Fiscal 2014 was chock full of what outsiders may have called desperate measures, but Eddie Lampert refers to as “big steps forward” for Sears.
The now 129-year-old retailer spun off its Lands’ End brand, took short term loans secured by its real estate, issued a Rights Offering for 40 million common shares in Sears Canada and entered into a series of real estate deals to generate liquidity—and ended up with $2.4 billion of it to show for its fiscal 2014 efforts.
In advance of last week’s stockholders meeting, Lampert said in a Sears Holdings blog post, “These $2.4 billion in funds from last year put us on better footing for the future, allaying any stray stakeholder concerns about us having enough money for the near future and allowing us to fund our company’s transformation much faster. That’s only the beginning. This year, we believe we can derive even more value than we did last year.”
In the last six months, Sears Holdings has been working to form real estate investment trust (REIT), Seritage Growth Properties, which will buy properties from Sears and sell them back to the retailer. The company expects the REIT will yield $2.5 billion cash proceeds, freeing up cash for the future once the transaction closes in the second quarter.
Sears also entered into joint ventures with retail real estate companies Macerich, Simon Properties and General Growth Properties through which Sears contributed stores in the malls in exchange for a sum and retaining 50 percent ownership, resulting on another $400 million in cash proceeds.
The company has yet to outline how it will spend the collected cash, but Lampert said in the stakeholder meeting that beyond instilling confidence among suppliers that it can in fact pay its bills, some of the money would go to paying down debt and accelerating Sear’s transformation into a tech savvy, asset-light retailer more focused on members than stores, the Chicago Tribune reported.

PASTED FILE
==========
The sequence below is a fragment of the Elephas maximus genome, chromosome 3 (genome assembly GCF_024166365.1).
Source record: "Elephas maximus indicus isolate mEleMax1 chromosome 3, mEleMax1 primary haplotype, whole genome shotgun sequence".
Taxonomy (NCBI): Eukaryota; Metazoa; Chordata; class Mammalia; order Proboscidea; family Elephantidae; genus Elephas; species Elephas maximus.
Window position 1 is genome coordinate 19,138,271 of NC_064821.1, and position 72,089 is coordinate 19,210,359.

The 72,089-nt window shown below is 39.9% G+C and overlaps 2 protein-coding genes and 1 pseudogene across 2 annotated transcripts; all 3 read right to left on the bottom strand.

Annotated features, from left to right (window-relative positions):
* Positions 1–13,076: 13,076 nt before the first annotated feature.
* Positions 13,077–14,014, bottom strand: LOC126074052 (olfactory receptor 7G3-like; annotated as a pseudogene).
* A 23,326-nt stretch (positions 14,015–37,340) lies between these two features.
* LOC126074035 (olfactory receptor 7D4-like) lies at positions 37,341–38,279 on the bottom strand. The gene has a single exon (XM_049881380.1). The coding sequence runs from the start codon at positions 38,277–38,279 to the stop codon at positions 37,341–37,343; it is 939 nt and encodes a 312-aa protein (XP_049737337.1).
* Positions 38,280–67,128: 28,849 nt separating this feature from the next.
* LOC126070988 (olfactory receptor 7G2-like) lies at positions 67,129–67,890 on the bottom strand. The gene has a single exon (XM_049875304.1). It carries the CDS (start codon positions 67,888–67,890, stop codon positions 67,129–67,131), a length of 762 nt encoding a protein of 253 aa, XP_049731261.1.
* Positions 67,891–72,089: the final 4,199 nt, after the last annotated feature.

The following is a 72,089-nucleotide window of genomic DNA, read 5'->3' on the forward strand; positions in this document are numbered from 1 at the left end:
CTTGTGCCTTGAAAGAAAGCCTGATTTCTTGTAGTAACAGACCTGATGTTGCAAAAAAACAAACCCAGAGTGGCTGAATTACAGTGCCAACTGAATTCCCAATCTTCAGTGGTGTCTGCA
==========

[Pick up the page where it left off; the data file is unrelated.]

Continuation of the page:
Lampert has said in previous statements that some stores could stand to be smaller and more productive, so some Sears and Kmart stores will contract by half, going from an average of 150,000-square-feet to 75,000. The move will allow for new tenants in the other half of the space, and according to Lampert, drive more traffic.
Last year alone, Sears Holdings shuttered 234 stores, bringing its count to 1,725 Sears, Kmart and Sears Auto Center locations as of Jan. 31, and Lampert noted the retailer would close more stores this year.
Sears is also looking to expand its Shop Your Way member program, the golden child of its transformation, so that its members will benefit from a more tailored shopping experience.
Lampert said, “Sears and Kmart have already moved beyond the old and sorely outdated traditional store network models. Every day, we are building richer, deeper relationships with our members through Shop Your Way, Buy Online Pickup In Store, In-Vehicle Pickups & Returns, Digital Kiosks and more.”
But despite the retailer’s moves to enhance the shopping experience with member benefits like personal shopper service, reward points and personalized services that retain information on past purchases to ease related future purchases, Sears has struggled to get shoppers to tap into all of its available tools.
Shop Your Way Members have dipped with store closures, but Lampert said the focus is on getting existing members to shop more. “We always want more members, we don’t need more members,” the Chicago Tribune reported Lampert as saying. “We want deeper relationships with members.”
“I’ve said many times that one of my regrets in helping steer Sears and Kmart over the last decade is that we haven’t had or generated the money to fund our transformation quickly enough.” Lampert said in the blog post, “While operational performance has been the cause of some of that, pension expenses, the recession and other factors have impacted us as well,” adding later that, “By raising such substantial capital in 2014 and 2015, we’ll now be able to accelerate our company’s transformation.”